An article by Roy A. Nielsen and Tove Midtsundstad investigates whether introducing workplace health-promotion interventions targeting employees with health problems or reduced work ability, as is the aim of the Norwegian establishments’ Inclusive Working Life (IWL) agreement, affected overall sick leave and disability risk.
Based on data from 2000 to 2010, the study finds that such interventions affected overall sickness absence and disability risk only to a minor degree. However, this was mainly due to interventions only having an impact in parts of the labour market. Furthermore, the interventions reduced disability risk but increased sickness absence. Retaining employees with health problems may then cause an increase in sickness absence, although the study suggests that they prolong working careers for some.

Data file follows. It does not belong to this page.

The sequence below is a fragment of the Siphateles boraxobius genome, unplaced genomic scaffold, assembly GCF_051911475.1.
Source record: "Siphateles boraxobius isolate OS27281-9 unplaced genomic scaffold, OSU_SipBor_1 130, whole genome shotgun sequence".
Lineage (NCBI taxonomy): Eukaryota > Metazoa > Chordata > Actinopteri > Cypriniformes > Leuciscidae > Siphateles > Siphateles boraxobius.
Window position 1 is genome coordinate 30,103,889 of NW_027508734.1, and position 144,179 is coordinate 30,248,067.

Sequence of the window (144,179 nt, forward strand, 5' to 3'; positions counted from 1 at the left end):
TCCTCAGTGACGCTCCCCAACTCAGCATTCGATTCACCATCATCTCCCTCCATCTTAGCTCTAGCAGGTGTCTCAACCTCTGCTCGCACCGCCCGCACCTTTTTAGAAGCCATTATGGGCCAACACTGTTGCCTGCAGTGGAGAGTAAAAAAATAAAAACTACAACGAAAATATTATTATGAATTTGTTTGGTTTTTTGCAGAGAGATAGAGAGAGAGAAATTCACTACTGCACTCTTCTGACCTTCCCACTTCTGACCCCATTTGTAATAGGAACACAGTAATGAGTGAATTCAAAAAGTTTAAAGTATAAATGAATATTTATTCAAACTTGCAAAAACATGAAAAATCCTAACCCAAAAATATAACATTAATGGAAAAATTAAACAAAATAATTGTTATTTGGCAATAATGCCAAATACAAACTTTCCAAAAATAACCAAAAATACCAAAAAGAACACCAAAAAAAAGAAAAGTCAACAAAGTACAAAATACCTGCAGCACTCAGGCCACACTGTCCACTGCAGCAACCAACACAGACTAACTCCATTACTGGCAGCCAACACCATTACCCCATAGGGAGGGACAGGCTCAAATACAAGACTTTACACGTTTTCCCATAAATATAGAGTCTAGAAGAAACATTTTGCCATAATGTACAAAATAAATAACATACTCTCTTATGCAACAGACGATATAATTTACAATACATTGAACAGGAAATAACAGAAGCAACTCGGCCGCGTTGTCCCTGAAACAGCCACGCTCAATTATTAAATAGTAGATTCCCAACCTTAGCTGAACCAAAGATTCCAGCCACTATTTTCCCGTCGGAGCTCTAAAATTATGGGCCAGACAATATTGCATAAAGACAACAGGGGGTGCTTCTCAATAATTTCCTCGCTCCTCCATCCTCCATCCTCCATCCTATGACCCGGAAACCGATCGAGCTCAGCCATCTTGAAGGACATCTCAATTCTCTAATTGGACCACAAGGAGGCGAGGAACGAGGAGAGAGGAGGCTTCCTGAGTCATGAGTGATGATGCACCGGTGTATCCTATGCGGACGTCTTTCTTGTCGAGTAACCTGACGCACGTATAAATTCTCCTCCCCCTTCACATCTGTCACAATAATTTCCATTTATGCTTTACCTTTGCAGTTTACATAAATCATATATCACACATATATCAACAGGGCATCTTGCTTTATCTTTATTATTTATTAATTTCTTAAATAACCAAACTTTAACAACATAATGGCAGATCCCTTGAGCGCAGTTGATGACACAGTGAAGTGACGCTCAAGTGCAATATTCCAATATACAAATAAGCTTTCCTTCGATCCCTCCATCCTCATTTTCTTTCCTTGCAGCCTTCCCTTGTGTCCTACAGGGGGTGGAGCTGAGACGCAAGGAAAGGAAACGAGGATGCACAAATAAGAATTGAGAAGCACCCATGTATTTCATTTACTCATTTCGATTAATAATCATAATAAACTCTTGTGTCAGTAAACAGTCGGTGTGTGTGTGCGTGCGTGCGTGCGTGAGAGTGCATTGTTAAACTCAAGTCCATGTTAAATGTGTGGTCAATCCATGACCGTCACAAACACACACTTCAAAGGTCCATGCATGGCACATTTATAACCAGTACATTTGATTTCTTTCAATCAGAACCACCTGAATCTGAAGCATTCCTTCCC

25 August 2020